Business and policy professionals use PRO to monitor the regional economy and improve their reports, memos and presentations. Try it for free and cancel anytime.

Free

The Middle East's Best Newsletters

Join over 50,000 readers who access our journalists dedicated newsletters, covering the top political, security, business and tech issues across the region each week.
Delivered straight to your inbox.

Free

What's included:
Our Expertise

Free newsletters available:

  • The Takeaway & Week in Review
  • Middle East Minute (AM)
  • Daily Briefing (PM)
  • Business & Tech Briefing
  • Security Briefing
  • Gulf Briefing
  • Israel Briefing
  • Palestine Briefing
  • Turkey Briefing
  • Iraq Briefing
Expert

Premium Membership

Join the Middle East's most notable experts for premium memos, trend reports, live video Q&A, and intimate in-person events, each detailing exclusive insights on business and geopolitical trends shaping the region.

$25.00 / month
billed annually

Become Member Start with 1-week free trial

We also offer team plans. Please send an email to pro.support@al-monitor.com and we'll onboard your team.

What's included:
Our Expertise AI-driven

Memos - premium analytical writing: actionable insights on markets and geopolitics.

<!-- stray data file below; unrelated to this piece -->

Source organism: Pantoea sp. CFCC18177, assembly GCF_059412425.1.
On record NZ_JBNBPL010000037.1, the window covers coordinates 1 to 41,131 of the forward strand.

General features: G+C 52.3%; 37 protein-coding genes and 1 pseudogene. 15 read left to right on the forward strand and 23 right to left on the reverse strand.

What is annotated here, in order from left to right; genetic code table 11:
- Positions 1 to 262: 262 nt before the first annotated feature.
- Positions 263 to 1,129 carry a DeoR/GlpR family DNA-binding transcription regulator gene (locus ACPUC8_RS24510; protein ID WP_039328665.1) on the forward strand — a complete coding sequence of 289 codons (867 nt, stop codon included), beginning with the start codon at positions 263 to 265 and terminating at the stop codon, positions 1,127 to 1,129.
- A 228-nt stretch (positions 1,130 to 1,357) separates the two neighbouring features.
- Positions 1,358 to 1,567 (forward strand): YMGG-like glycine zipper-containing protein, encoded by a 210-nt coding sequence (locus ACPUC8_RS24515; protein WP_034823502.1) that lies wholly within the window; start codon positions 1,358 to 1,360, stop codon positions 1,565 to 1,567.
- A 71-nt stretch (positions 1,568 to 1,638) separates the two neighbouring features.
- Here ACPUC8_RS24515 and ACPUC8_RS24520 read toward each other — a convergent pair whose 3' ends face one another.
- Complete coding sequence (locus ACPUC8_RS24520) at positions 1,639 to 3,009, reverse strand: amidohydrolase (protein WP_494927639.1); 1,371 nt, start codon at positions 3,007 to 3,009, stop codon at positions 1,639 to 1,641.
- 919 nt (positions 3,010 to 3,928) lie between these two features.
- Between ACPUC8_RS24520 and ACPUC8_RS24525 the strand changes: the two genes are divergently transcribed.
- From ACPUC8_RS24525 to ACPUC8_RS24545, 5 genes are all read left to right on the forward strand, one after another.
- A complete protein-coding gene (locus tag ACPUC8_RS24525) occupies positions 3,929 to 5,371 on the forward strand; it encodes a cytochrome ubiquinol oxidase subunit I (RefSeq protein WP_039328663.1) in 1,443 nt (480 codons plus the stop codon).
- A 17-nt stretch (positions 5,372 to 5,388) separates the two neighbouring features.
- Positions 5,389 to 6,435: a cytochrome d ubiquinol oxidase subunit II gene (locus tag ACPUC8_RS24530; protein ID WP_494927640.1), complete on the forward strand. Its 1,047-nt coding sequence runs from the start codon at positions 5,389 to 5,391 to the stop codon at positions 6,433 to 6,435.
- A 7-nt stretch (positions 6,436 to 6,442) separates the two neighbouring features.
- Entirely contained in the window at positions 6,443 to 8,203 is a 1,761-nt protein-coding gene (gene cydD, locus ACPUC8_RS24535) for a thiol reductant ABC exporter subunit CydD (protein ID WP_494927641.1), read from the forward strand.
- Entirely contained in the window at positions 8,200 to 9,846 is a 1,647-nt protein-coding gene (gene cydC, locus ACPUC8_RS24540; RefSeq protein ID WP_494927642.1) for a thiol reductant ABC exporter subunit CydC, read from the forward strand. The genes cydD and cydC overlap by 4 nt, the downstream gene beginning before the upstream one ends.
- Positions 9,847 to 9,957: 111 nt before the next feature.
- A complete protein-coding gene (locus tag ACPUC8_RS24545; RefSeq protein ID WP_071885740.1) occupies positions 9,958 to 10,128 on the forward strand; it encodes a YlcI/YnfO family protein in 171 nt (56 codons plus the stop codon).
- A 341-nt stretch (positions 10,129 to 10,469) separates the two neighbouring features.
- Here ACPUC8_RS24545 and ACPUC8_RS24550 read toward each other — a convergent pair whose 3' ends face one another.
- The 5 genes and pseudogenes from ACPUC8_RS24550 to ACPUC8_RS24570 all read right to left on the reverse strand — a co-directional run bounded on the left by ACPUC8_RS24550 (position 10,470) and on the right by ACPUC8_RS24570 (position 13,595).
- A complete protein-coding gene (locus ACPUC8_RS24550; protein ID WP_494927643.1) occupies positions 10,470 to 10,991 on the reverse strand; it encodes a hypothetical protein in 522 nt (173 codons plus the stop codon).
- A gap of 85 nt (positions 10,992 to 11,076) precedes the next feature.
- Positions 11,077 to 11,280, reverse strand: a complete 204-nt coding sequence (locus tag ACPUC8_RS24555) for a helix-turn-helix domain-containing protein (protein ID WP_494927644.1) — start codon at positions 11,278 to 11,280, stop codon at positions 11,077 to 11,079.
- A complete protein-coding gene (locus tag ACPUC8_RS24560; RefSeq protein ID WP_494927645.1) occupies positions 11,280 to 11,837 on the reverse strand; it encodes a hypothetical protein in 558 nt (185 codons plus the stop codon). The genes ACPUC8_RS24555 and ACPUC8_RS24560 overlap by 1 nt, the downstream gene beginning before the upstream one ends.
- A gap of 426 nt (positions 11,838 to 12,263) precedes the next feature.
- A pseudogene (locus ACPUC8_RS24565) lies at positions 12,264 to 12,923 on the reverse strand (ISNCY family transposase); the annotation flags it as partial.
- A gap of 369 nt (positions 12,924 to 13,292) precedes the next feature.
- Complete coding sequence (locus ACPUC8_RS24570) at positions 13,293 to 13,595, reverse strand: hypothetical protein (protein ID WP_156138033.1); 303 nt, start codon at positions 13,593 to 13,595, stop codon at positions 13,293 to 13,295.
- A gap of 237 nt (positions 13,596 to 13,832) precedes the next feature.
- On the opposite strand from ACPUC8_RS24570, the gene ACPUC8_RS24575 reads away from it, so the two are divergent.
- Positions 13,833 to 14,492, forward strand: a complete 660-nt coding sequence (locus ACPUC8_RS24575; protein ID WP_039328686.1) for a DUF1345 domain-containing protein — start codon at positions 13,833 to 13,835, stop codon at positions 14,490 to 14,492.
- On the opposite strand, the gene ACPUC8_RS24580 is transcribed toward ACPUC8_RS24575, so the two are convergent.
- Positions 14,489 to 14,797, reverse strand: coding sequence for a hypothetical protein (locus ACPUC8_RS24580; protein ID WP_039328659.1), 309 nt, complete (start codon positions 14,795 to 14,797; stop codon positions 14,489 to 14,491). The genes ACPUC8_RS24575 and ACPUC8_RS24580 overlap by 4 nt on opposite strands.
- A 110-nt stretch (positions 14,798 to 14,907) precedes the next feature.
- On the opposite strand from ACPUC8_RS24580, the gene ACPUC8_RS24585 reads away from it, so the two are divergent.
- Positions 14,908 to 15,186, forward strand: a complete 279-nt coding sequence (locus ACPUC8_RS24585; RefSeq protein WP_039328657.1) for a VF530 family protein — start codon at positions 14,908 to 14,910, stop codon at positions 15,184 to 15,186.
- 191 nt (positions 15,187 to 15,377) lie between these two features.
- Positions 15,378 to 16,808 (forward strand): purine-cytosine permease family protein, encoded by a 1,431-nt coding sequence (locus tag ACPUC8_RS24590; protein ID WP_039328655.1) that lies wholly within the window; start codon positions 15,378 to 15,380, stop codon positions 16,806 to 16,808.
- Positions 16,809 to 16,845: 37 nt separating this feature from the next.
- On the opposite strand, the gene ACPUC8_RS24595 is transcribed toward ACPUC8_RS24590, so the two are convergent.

Live Video Q&A - Hear from our top journalists and regional experts.

Special Events - Intimate in-person events with business & political VIPs.

Trend Reports - Deep dive analysis on market updates.

All premium Industry Newsletters - Monitor the Middle East's most important industries. Prioritize your target industries for weekly review:

  • Capital Markets & Private Equity
  • Venture Capital & Startups
  • Green Energy
  • Supply Chain
  • Sustainable Development
  • Leading Edge Technology
  • Oil & Gas
  • Real Estate & Construction
  • Banking

Start your PRO membership today.

Join the Middle East's top business and policy professionals to access exclusive PRO insights today.

Join Al-Monitor PRO Start with 1-week free trial